"HEAR THE other side," advised ancient Roman law.
This movie is named after a classic Hasbro naval combat game. The subtitle, "The Battle for Earth begins at Sea", says it all. Plenty of action. lots of thrills. So let me say a few words about this neglected sci-fi thriller. (At least it is neglected in the mega-mega millions shadow of The Avengers.) It's exciting.
A lot happens when aliens visit us with negative feelings and some of it is simply spectacular. The movie is a bit like the "Transformers" genre in that the aliens seem totally unbeatable, are made of something that is practically indestructible, are huge, have powerful weapons and kill 20,000 people in Hong Kong right at the beginning. (A nice start; it gets your attention.)
"Battleship", while predictable, boasts a a misbehaving naval officer--leading man Taylor Kitsch in a second try since Disney's failed "John Carter." Though the character is written in a too-obvious manner, Mr. Kitsch gives it his all. The very fine Alexander Skarsgard plays his disciplined older brother. (He is one of HBO's conflicted "True Blood" vampires.)
Everything about this movie was much more interesting to me than "Transformers" ever were.
Because? Because most of it happens at sea and around Pearl Harbor and it harks most memorably back to World War II. (In this one, the American hero-against-his-will-- ends up as pals with another more moderate officer who just happens to be Japanese. (Actor Joji Yoshida).
The sea-worthy ships are beautiful and so is Hawaii and, especially, the old-fashioned Battleship Missouri, having been made into a Museum. (It was on this true historical artifact that the surrender of Japan took place back in 1945 with General MacArthur accepting for the U.S. ) Well, it's nice to see our old friend, the Missouri, again.
The real plus for Battleship is that good actor is that good actor Liam Neeson who once more gives a true and honorable performance as the chief of naval operations. I liked the athletic and blonde leading lady, Brooklyn Decker. As well as the real hero, actor Gregory D. Gadson, who performs without his legs. He is outstanding.
In the words often uttered during the Great Depression - what do people want for a nickel?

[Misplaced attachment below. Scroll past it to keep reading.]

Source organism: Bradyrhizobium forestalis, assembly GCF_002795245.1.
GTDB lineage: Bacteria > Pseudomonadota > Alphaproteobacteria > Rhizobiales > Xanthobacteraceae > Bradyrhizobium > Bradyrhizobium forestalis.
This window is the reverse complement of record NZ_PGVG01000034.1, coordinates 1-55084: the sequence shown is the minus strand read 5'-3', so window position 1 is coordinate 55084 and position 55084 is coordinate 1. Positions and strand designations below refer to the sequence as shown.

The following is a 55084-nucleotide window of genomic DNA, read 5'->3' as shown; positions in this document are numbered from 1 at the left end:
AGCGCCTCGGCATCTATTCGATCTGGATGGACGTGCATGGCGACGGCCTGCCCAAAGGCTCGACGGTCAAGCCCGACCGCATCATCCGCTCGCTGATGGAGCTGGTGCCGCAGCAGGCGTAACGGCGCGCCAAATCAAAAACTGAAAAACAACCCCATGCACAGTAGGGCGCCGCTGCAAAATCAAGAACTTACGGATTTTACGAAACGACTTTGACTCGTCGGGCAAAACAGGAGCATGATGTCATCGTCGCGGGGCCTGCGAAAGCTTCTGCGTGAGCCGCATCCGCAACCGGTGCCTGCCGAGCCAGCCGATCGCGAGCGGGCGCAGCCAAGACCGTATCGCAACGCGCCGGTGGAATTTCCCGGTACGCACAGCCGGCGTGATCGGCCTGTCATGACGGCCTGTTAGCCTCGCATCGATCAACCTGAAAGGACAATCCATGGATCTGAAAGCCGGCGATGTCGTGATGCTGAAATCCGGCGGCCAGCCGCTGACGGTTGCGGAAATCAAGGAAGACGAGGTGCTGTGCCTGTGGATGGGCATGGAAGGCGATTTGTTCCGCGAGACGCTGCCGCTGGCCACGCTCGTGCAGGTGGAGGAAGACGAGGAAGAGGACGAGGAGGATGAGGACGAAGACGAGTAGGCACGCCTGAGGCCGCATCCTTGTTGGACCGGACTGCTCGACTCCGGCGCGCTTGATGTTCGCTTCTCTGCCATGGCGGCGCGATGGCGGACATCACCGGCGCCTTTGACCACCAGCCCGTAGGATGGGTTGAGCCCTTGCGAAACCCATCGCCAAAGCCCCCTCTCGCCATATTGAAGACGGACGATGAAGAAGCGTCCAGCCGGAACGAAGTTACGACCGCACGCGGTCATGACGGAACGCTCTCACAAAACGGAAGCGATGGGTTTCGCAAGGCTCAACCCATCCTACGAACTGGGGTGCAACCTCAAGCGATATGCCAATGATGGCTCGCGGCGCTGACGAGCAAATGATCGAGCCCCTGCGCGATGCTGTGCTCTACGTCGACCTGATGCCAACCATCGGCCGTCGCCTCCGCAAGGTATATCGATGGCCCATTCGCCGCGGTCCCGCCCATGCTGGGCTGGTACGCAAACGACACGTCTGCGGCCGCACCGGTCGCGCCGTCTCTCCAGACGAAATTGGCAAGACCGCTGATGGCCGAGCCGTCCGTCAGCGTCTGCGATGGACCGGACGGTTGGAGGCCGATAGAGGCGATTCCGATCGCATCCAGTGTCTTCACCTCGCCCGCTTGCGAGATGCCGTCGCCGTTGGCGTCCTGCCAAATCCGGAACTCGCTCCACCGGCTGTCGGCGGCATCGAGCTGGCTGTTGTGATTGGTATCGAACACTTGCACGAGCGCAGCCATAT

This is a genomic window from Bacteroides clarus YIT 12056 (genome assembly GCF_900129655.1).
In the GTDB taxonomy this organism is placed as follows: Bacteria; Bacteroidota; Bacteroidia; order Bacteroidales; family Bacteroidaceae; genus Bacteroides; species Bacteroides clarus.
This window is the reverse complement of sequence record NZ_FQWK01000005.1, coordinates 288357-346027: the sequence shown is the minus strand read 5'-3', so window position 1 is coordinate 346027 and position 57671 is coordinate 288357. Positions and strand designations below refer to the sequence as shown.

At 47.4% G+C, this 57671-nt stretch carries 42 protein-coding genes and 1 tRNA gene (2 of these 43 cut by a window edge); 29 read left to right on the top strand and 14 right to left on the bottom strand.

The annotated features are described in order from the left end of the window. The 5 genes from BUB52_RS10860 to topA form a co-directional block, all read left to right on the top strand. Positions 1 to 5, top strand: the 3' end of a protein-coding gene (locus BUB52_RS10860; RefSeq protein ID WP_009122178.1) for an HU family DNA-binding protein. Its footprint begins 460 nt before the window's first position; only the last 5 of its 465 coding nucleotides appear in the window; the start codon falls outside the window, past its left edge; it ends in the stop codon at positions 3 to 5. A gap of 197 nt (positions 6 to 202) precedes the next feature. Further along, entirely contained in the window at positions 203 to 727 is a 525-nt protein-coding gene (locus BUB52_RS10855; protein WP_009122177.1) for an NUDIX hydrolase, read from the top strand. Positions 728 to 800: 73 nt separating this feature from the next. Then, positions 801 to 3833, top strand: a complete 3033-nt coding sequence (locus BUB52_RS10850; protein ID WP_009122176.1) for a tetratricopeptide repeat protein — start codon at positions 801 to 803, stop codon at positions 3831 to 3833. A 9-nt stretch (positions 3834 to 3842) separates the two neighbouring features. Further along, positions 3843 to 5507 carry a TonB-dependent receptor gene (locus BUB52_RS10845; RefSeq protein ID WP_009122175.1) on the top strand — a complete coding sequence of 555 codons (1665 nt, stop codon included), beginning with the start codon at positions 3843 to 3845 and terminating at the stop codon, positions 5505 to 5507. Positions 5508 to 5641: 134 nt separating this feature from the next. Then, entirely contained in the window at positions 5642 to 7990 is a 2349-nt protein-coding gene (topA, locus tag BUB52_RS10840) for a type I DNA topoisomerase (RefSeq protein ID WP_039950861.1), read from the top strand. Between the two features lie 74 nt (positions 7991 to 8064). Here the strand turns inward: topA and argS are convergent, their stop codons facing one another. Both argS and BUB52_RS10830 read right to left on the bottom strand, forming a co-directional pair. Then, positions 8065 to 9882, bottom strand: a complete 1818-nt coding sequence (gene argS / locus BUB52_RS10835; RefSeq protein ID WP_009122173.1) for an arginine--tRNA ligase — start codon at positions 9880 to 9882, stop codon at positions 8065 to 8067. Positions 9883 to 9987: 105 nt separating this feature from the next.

Battleship, directed by Peter Berg, is a very entertaining movie, unlike most smash-and-bang films of today. In fact, I liked it better than The Avengers. (Blasphemy!)
Now I hear that maybe Russell agrees on the resemblance and is considering portraying Tiny Tim in a Judd Apatow-produced film! Tiny, in case you need a reminder, was pop-culture
phenom with his ukulele, his high pitched voice and marriage to "Miss Vicky" on the Johnny Carson show. Though his popularity was short-lived, Tim continued to work until his death in 1996. He was completely serious about his music, and was known as an archivist, as well as the man who memorably sang "Tiptoe Through the Tulips." Tiny was one of the more innocent distractions in the often-terrible, endlessly tumultuous decade of the 1960s.
Last week Cincotti--still a youngster at 28 -- performed songs from his latest CD, "Metropolis," at the dark and trendy Le Poisson Rouge in the West Village. He has composed all the songs on the album. He's also written, with his sister, Pia, a musical titled "How Deep Is the Ocean." (This debuts in June at the New York Musical Theater Festival.) The fans at Le Poisson Rouge loved all his new material.
It read: Two steamed 1 ½ lb. Lobsters with butter Cole Slaw and French Fries and Dessert whether it be sorbet, ice cream Or cookies. A bottle of red or white wine
And the price of this outing for two on Sunday nights is $90. Now, that's a bargain.
Of course, Sunday night is everybody's favorite night to stay home in front of the TV. But then, you could choose to be different. Go to Swifty's on Sunday evening.
Tell Robert and Steve that Liz sent you.